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Rigshospitalet - a part of Copenhagen University Hospital
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Effectiveness of varying number of doses and timing between doses of quadrivalent HPV vaccine against severe cervical lesions

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  1. Self-reported immunity and opinions on vaccination of hospital personnel among paediatric healthcare workers in Denmark

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  2. Authors' reply

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  3. Bacille Calmette-Guérin vaccination at birth and differential white blood cell count in infancy. A randomised clinical trial

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  4. The impact of HPV multi-cohort vaccination: Real-world evidence of faster control of HPV-related morbidity

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  5. Adverse pregnancy outcomes and infant mortality after quadrivalent HPV vaccination during pregnancy

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  1. Endometrial cancer risk after fertility treatment: a population-based cohort study

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  2. Ovarian and Breast Cancer Risks Associated With Pathogenic Variants in RAD51C and RAD51D

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  3. Gynaecological cancer leads to long-term sick leave and permanently reduced working ability years after diagnosis

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  4. Prevalence, incidence, and natural history of HPV infection in adult women ages 24 to 45 participating in a vaccine trial

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  • Christian Dehlendorff
  • Pär Sparén
  • Birgitte Baldur-Felskov
  • Eva Herweijer
  • Lisen Arnheim-Dahlström
  • Alexander Ploner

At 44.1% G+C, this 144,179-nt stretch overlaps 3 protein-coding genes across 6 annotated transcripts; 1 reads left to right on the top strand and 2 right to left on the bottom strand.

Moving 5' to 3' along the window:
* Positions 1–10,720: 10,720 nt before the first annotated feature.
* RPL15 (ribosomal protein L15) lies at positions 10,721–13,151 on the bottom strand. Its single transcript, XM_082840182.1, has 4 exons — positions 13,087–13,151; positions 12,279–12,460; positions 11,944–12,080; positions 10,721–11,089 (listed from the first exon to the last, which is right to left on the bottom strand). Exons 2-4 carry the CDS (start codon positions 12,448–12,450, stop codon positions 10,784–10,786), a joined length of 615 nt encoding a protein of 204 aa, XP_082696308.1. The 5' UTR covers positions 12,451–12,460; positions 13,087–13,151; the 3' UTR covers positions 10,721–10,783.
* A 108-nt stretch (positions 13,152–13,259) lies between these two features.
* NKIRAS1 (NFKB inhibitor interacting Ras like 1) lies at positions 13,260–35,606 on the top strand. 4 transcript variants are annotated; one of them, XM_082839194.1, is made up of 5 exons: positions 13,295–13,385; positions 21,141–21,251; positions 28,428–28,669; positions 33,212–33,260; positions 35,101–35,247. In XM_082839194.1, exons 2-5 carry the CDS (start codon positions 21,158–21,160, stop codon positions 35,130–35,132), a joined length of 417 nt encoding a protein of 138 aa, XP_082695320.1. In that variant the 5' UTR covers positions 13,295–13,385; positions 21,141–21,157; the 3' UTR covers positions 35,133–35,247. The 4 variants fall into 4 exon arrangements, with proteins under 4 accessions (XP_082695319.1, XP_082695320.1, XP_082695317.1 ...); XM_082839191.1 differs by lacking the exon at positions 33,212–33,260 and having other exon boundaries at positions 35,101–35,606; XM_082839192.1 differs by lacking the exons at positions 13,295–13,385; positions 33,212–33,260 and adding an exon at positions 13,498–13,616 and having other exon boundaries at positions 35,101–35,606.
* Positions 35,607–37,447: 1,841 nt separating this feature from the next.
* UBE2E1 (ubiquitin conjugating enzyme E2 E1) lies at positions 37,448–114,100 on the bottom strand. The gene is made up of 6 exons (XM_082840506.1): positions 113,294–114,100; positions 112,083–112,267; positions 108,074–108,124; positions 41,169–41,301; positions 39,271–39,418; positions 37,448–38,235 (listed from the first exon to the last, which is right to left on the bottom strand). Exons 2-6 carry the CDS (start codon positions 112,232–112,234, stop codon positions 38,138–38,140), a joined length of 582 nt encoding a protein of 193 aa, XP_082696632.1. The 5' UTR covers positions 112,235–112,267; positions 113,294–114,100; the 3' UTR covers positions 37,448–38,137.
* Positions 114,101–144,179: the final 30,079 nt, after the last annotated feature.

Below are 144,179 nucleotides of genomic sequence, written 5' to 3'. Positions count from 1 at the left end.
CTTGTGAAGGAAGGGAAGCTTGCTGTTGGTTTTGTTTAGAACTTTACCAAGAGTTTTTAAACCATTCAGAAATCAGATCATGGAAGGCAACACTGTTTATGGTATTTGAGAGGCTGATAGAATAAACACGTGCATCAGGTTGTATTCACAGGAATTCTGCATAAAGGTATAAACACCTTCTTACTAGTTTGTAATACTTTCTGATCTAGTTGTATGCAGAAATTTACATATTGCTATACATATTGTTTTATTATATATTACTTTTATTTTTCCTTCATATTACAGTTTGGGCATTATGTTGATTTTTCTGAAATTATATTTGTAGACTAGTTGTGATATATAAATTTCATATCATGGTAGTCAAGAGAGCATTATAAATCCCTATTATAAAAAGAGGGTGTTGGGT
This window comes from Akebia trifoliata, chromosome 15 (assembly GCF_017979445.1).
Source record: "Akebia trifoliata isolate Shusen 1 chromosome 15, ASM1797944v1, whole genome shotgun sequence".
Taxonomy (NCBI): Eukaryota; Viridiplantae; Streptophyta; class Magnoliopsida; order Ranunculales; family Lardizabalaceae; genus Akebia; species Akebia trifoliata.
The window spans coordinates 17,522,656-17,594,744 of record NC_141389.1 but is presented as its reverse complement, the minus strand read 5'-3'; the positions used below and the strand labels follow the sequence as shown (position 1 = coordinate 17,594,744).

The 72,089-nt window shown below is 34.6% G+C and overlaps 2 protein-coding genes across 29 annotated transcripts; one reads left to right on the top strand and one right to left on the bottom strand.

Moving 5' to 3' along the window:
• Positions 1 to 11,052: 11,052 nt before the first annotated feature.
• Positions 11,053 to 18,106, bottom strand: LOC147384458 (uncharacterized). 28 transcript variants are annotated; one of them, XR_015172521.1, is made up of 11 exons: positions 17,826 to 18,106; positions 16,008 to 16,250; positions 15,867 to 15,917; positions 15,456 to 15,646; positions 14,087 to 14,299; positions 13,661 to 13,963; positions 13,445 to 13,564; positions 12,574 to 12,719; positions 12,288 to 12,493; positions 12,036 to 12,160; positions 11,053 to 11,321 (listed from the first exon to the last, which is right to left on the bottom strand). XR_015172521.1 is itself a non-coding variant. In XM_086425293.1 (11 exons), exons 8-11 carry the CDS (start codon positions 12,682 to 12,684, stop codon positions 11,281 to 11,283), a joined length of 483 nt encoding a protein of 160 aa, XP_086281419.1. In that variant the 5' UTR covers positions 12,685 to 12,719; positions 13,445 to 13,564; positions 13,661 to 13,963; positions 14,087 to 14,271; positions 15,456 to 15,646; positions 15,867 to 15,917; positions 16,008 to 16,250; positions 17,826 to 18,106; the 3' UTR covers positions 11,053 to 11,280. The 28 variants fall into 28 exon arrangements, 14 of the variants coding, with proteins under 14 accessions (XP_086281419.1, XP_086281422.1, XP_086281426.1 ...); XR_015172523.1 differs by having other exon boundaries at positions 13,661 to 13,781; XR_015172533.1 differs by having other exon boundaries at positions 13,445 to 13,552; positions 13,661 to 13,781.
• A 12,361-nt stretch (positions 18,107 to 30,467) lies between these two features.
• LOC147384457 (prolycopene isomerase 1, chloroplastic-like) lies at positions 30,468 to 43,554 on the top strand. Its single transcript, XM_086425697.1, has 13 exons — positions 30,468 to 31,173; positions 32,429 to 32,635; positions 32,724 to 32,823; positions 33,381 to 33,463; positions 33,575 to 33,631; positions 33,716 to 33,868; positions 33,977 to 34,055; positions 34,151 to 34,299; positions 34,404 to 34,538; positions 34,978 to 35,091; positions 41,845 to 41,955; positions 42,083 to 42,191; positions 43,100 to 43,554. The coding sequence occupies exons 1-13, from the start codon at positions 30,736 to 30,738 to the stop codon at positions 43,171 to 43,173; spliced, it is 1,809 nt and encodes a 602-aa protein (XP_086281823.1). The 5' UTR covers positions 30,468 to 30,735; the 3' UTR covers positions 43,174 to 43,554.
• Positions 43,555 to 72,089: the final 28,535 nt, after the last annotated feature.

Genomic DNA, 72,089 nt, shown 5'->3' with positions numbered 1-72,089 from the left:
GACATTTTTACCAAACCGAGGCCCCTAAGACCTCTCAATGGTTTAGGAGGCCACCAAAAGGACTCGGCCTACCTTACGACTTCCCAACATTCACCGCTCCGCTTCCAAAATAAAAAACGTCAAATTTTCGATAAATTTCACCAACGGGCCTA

• Ingrid Uhnoo
  • Susanne K Kjaer
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BACKGROUND: Based on immunogenicity studies, a 2 dose HPV vaccination-schedule was recently recommended for girls younger than 15 years. We aimed to investigate the effectiveness of quadrivalent HPV (qHPV) vaccination against CIN2 or worse (CIN2+), by age at vaccination, number of doses, and to test whether optimal timing of 2 doses of qHPV vaccine can confer the same level of protection as the originally recommended three dose-schedule.

METHODS: A population-based cohort of all women aged 13-30 years, living in Denmark or Sweden during 2006-2013, was followed for qHPV vaccination status and first occurrence of CIN2+.

RESULTS: The study cohort comprised 2,253,561 women, of which 33% were vaccinated during follow-up, and 1.7% were diagnosed with CIN2+. Vaccination at ages 13-16 and 17-19 was associated with a reduced risk of CIN2+ after 3 doses (IRR = 0.23, 95% CI 0.11-0.49, and IRR = 0.65, 95% CI 0.41-1.03, respectively), compared to being unvaccinated. After 1 and 2 doses there was a reduced risk, but not statistically significant. Women vaccinated ages 13-16 with 2 doses, where time between first and second dose was 5 months or longer showed no difference in risk compared to 3 doses.

CONCLUSIONS: Women vaccinated with 3 doses of qHPV showed a reduced risk of CIN2+ if they were vaccinated before age 20, with a further reduced risk if vaccinated before age 17. Vaccination with 2 doses, with the second dose 5 months or longer after the first dose, did not yield an increased risk of CIN2+, compared to 3 doses.

Original languageEnglish
JournalVaccine
Volume36
Issue number43
Pages (from-to)6373-6378
Number of pages6
ISSN0264-410X
DOIs
Publication statusPublished - 15 Oct 2018

ID: 56088884